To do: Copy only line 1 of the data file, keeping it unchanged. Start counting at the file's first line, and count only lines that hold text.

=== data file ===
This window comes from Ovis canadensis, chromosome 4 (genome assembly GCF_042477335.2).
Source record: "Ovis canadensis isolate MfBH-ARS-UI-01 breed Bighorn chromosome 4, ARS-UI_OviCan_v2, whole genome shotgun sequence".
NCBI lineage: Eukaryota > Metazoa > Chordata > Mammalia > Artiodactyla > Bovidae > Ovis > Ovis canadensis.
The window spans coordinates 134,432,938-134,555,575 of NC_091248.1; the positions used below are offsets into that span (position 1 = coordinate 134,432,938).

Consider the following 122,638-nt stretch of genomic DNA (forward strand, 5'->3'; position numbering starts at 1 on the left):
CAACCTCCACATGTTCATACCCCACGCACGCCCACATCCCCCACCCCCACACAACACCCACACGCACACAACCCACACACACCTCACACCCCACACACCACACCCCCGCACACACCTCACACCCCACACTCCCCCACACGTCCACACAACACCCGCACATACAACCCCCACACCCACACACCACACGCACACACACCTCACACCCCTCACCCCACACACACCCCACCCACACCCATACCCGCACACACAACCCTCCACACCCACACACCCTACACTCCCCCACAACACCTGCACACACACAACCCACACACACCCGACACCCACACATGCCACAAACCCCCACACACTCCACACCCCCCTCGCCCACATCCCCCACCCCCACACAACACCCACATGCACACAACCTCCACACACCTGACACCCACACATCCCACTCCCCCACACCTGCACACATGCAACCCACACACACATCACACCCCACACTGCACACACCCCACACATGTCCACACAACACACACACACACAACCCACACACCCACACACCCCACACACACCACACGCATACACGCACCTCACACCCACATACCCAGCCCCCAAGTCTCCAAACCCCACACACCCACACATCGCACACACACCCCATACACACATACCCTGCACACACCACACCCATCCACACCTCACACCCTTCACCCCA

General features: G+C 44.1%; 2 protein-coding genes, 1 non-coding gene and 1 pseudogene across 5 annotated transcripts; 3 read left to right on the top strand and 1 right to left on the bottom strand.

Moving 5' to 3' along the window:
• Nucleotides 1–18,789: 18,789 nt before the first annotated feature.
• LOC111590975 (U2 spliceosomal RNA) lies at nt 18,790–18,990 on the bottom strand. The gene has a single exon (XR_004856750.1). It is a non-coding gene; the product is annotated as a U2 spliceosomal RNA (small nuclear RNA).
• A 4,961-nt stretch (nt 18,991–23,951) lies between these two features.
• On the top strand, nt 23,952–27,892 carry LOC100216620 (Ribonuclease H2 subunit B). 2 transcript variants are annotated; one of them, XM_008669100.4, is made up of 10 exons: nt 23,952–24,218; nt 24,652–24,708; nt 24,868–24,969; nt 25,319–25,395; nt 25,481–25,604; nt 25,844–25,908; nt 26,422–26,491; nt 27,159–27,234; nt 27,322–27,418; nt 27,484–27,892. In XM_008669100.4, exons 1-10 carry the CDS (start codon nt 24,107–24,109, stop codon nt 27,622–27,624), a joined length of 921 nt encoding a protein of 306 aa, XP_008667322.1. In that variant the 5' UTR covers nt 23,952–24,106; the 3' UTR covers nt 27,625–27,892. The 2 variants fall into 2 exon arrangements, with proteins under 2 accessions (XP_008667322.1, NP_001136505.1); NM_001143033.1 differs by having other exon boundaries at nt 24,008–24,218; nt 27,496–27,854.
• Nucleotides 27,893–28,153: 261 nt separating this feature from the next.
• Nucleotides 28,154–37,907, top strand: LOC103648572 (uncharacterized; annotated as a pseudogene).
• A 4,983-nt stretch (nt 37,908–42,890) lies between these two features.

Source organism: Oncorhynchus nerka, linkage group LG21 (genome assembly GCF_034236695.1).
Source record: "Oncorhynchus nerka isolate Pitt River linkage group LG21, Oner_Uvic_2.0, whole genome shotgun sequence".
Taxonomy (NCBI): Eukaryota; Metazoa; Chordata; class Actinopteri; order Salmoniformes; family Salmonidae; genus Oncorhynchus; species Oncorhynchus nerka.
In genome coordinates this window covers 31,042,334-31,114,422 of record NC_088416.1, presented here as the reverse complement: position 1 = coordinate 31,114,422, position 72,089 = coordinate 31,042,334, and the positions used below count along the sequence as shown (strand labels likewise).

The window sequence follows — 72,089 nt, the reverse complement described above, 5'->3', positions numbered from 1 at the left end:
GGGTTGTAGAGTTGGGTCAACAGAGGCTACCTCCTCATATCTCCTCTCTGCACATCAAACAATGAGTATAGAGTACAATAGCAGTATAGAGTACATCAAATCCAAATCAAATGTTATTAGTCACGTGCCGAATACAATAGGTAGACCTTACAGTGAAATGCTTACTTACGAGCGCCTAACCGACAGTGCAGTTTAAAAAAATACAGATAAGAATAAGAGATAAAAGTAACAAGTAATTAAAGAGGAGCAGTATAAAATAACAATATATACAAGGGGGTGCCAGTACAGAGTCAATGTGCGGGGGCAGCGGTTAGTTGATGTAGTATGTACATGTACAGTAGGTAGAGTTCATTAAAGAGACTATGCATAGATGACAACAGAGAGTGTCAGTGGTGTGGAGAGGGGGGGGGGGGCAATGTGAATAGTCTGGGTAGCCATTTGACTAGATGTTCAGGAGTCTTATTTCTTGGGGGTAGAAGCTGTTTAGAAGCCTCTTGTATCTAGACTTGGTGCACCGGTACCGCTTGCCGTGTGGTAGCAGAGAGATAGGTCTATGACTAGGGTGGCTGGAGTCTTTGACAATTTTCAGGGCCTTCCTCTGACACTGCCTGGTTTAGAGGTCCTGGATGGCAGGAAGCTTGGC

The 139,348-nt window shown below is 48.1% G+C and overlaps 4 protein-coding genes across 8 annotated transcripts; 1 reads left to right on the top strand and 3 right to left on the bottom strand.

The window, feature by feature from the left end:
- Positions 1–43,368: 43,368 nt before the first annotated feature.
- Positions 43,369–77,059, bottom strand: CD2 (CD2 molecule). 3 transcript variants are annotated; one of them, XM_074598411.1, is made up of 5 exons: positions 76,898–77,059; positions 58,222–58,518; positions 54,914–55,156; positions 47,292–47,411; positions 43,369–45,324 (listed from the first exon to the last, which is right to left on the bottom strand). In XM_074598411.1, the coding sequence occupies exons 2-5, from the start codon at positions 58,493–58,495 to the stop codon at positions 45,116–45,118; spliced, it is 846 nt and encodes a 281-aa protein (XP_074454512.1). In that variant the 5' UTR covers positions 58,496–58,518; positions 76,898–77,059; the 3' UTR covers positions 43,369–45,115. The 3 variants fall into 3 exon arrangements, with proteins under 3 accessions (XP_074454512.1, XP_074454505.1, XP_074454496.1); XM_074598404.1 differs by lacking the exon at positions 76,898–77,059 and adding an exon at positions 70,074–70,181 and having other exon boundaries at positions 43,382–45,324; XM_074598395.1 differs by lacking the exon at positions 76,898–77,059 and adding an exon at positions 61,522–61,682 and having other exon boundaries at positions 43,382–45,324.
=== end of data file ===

This window comes from Ovis canadensis, chromosome 4 (genome assembly GCF_042477335.2).